"It's yet another in a long series of diversions in an attempt to avoid responsibility." - Chris Knight


November 28, 2007 - 12:07 pm - Posted by iDunzo

Google made a new beta version of its Mobile Maps application available to certain smartphones today.

The biggest improvement of the application comes with its My Location feature, which uses cell tower information and not on-board GPS to determine user location.

The new software will work with BlackBerrys, Nokia S60 Third Edition, and Windows Mobile smartphones and will help users find their location even if their devices don’t have GPS on board. (It will work with GPS-enabled devices, too.)

Notably, it won’t work on the Apple iPhone. HAHA!!

Basically, Google takes GPS information transmitted from other phones that do have GPS and corresponds that with nearby cell towers.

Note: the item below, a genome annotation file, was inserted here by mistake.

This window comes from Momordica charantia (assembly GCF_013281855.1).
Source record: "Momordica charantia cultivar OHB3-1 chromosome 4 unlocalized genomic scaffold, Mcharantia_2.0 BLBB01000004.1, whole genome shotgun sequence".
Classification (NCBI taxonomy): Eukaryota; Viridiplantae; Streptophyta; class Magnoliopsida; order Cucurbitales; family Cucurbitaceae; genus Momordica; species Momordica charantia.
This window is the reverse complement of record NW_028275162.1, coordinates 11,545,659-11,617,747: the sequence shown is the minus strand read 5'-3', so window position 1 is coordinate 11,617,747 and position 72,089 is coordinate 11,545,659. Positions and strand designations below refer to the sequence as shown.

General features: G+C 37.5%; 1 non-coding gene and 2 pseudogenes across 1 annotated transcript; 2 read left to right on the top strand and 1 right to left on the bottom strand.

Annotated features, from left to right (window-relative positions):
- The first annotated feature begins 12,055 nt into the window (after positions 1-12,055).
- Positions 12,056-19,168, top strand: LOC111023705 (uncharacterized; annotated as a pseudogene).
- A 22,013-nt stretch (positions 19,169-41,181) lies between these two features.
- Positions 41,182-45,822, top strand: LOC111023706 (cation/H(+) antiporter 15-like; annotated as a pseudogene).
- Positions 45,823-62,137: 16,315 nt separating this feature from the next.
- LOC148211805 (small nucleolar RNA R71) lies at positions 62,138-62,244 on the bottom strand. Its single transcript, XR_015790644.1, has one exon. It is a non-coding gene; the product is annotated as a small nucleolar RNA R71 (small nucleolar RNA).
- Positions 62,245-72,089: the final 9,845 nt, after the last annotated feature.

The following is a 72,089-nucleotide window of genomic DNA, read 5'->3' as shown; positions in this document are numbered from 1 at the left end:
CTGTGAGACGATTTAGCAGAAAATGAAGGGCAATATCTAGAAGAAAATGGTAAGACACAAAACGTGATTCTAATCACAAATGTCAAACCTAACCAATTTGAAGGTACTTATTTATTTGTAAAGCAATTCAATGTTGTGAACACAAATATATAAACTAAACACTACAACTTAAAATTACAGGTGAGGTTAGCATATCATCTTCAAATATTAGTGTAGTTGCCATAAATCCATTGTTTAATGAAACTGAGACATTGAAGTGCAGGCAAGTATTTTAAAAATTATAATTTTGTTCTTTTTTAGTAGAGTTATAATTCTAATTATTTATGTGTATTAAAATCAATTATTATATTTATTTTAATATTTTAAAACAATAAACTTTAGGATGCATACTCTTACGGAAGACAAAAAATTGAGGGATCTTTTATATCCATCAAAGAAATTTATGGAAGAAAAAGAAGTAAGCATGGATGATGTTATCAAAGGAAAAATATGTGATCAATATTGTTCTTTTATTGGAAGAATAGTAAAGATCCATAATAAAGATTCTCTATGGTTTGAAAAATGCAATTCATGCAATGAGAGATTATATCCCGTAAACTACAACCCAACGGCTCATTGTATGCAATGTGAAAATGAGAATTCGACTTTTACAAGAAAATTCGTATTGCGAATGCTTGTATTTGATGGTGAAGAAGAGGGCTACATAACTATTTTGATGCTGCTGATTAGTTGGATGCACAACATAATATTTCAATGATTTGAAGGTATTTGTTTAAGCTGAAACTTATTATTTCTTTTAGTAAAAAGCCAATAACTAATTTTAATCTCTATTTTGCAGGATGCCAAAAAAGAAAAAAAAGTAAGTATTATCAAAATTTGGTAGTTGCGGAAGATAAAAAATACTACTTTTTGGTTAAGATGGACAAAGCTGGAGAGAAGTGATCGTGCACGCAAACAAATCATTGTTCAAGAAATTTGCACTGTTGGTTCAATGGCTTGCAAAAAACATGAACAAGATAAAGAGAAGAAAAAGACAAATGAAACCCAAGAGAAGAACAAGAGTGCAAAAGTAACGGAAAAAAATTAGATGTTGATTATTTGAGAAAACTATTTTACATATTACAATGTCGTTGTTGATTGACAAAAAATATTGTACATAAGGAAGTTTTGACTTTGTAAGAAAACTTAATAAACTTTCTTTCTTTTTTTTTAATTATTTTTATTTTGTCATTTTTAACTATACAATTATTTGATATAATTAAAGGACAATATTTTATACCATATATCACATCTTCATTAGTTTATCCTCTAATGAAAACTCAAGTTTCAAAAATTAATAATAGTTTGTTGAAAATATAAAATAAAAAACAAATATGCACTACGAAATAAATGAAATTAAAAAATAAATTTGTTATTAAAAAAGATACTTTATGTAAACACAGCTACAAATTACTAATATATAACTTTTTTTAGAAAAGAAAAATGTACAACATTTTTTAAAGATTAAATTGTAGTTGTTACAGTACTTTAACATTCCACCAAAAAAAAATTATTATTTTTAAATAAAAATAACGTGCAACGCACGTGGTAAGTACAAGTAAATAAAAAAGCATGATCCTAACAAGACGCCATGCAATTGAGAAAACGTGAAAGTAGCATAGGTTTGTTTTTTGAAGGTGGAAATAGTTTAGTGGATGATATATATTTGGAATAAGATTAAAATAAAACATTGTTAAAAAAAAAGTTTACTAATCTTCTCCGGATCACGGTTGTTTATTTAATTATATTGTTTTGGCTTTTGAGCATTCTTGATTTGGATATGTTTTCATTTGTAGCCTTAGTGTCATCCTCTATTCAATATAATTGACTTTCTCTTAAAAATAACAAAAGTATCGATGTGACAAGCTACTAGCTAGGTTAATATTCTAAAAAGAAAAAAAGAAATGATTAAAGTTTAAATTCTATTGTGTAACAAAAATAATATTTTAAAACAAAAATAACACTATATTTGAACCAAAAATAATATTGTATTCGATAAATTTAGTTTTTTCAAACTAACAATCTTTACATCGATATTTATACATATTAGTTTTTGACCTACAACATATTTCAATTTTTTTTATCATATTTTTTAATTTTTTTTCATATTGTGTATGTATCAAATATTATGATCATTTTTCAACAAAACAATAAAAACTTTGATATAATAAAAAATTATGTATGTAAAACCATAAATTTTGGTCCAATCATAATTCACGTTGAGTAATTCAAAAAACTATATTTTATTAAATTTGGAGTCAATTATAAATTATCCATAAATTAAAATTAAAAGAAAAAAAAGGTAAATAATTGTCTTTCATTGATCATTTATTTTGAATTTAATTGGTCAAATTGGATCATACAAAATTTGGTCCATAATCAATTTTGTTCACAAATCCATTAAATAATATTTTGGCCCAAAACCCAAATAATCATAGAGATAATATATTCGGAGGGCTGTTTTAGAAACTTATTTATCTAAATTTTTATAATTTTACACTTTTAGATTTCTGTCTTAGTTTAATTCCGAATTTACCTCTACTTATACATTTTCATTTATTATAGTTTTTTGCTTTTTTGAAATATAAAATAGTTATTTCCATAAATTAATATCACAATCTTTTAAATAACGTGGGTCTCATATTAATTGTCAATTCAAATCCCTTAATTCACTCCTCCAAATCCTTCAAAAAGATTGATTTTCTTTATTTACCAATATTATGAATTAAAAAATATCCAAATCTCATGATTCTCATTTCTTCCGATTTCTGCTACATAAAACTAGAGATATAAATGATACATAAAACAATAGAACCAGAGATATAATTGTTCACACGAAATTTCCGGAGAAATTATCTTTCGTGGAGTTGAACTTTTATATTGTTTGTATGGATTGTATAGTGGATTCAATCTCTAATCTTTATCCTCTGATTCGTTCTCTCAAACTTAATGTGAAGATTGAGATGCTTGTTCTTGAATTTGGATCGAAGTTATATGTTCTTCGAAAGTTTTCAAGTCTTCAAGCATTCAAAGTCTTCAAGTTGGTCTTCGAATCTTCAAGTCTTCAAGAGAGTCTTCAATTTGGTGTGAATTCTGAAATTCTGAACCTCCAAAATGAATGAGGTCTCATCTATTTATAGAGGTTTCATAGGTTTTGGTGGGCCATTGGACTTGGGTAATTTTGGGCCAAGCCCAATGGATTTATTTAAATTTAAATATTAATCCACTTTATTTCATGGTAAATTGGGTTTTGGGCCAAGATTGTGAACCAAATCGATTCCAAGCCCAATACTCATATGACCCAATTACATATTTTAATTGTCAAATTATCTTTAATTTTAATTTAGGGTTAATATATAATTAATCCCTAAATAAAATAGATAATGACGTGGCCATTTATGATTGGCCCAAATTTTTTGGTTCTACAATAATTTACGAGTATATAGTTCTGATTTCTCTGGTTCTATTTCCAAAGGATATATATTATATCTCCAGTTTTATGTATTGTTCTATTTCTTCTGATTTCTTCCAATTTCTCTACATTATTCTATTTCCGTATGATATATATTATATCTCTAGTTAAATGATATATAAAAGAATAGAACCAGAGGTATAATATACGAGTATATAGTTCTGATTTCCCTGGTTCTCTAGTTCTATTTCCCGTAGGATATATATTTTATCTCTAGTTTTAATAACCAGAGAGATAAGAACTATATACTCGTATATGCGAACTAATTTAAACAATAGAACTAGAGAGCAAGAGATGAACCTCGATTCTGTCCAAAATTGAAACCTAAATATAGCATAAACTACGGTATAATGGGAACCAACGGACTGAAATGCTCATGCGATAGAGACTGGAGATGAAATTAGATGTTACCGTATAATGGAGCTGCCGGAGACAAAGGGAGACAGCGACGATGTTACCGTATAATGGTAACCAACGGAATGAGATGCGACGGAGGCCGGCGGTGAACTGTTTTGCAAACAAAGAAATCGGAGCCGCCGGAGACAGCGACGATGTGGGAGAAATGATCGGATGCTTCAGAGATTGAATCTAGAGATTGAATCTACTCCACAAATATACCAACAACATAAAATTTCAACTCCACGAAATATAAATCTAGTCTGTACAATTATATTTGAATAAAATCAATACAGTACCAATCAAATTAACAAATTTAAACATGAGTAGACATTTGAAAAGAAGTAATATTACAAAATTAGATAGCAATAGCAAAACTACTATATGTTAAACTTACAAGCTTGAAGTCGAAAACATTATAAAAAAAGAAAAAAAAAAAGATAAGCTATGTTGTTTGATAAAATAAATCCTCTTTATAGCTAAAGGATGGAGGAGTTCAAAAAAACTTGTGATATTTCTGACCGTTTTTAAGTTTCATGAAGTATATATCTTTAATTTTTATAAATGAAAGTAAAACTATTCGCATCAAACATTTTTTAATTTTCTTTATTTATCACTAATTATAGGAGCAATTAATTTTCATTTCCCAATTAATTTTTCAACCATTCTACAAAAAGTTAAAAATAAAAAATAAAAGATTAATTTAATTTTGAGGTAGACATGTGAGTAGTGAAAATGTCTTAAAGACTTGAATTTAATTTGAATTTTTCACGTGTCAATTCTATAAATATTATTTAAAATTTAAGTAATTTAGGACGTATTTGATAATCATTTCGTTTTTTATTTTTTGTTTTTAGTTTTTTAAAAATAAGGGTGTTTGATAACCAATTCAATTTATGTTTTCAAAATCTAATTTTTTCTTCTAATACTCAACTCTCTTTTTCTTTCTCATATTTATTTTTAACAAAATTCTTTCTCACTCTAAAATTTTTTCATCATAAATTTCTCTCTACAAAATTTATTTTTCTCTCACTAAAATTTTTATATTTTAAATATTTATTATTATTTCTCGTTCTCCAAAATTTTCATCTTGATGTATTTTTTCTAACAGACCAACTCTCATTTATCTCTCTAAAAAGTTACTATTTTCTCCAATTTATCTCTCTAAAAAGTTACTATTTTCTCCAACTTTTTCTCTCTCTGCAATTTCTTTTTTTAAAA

When your phone connects to a specific cell tower, Google uses this GPS info and relates it to your device. This means it won’t be nearly as accurate as GPS.

Google is touting accuracy in the 500 to 5,000 meter range (that’s up to 3 miles).

The denser the concentration of cell towers, the more accurate user results will be. This means it should work fairly well in cities, but not so well out in more rural areas.

This entry was posted on Wednesday, November 28th, 2007 at 12:07 pm and is filed under Google, Technology, Wireless. You can follow any responses to this entry through the RSS 2.0 feed. Both comments and pings are currently closed.